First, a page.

• Built by Regal Roadsters, Madison, WI • 6-liter, 600-hp Aston Martin/Cosworth V12 • 4-speed overdrive GM Hydramatic transmission • Original steel body, custom-built chassis • Independent front suspension, 4-wheel power disc brakes

SCM Analysis


Vehicle:1939 Lincoln-Zephyr Coupe Custom
Years Produced:2011
Number Produced:One
Original List Price:Unknown
SCM Valuation:$200k–$300k
Tune Up Cost:$450 (estimated)
Chassis Number Location:Custom plate on the left frame rail
Club Info:Goodguys, National Street Rodd Association (NSRA), Lincoln-Zephyr Owners Club
Alternatives:Any high-dollar Lincoln-Zephyr custom rod
Investment Grade:C

This car, Lot 172, sold for $258,000, including buyer’s premium, at RM’s Sam Pack Collection sale in Dallas, TX, on November 14–15, 2014.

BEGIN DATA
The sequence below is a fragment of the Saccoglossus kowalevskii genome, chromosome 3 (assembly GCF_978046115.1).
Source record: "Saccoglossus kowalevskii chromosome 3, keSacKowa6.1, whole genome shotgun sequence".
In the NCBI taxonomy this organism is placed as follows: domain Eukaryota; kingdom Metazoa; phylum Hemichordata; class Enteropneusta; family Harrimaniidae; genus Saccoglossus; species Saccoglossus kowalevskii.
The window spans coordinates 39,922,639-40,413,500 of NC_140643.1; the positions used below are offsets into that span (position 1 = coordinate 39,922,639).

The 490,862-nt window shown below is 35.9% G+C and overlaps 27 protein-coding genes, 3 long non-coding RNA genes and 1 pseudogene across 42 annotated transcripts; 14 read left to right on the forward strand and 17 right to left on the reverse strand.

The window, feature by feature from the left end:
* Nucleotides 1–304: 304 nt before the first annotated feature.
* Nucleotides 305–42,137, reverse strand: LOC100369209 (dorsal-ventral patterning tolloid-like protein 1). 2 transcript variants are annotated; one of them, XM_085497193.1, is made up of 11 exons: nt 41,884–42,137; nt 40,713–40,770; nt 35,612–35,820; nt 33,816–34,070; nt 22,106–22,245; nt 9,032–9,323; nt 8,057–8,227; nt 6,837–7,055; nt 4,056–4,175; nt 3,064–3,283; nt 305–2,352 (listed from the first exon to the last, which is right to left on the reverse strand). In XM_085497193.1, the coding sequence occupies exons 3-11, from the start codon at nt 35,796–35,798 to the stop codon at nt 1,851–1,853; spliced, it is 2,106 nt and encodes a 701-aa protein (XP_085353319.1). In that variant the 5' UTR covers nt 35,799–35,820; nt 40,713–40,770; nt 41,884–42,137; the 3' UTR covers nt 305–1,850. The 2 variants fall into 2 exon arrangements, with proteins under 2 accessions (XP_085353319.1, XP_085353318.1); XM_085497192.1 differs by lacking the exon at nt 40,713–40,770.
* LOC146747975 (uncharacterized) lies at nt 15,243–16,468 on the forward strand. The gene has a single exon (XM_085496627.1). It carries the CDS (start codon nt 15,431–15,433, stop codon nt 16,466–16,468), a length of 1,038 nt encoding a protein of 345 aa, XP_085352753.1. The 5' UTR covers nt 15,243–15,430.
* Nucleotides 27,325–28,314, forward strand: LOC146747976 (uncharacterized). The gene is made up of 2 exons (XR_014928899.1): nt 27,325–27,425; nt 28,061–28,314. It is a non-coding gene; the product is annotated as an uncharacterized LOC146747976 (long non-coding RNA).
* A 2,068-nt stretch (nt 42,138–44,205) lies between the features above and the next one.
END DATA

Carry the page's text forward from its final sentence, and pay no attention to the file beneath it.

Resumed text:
The late ’30s Lincoln-Zephyr coupe is arguably one of the loveliest pre-war American closed cars. A timeless ’38 model starred in the movie “Speed To Spare” in 1948. New York’s Museum of Modern Art honored the Lincoln-Zephyr in the catalog for its seminal 1951 exhibition, “8 Automobiles,” calling it “the most successful streamlined car in America,” and a slinky, Art Deco Zephyr coupe was featured in “Curves of Steel” at the Phoenix Art Museum in 2007.

Designed by Eugene T. “Bob” Gregorie, under the auspices of Edsel Ford, the sleek Zephyr 3-window was a stunner. An impossibly long hood concealed a flathead V12 — the only 12-cylinder in its class. A curvaceous cabin and a gorgeous waterfall roofline flowed into what was arguably the longest deck lid on a ’30s-era American car.

Building on the masterpiece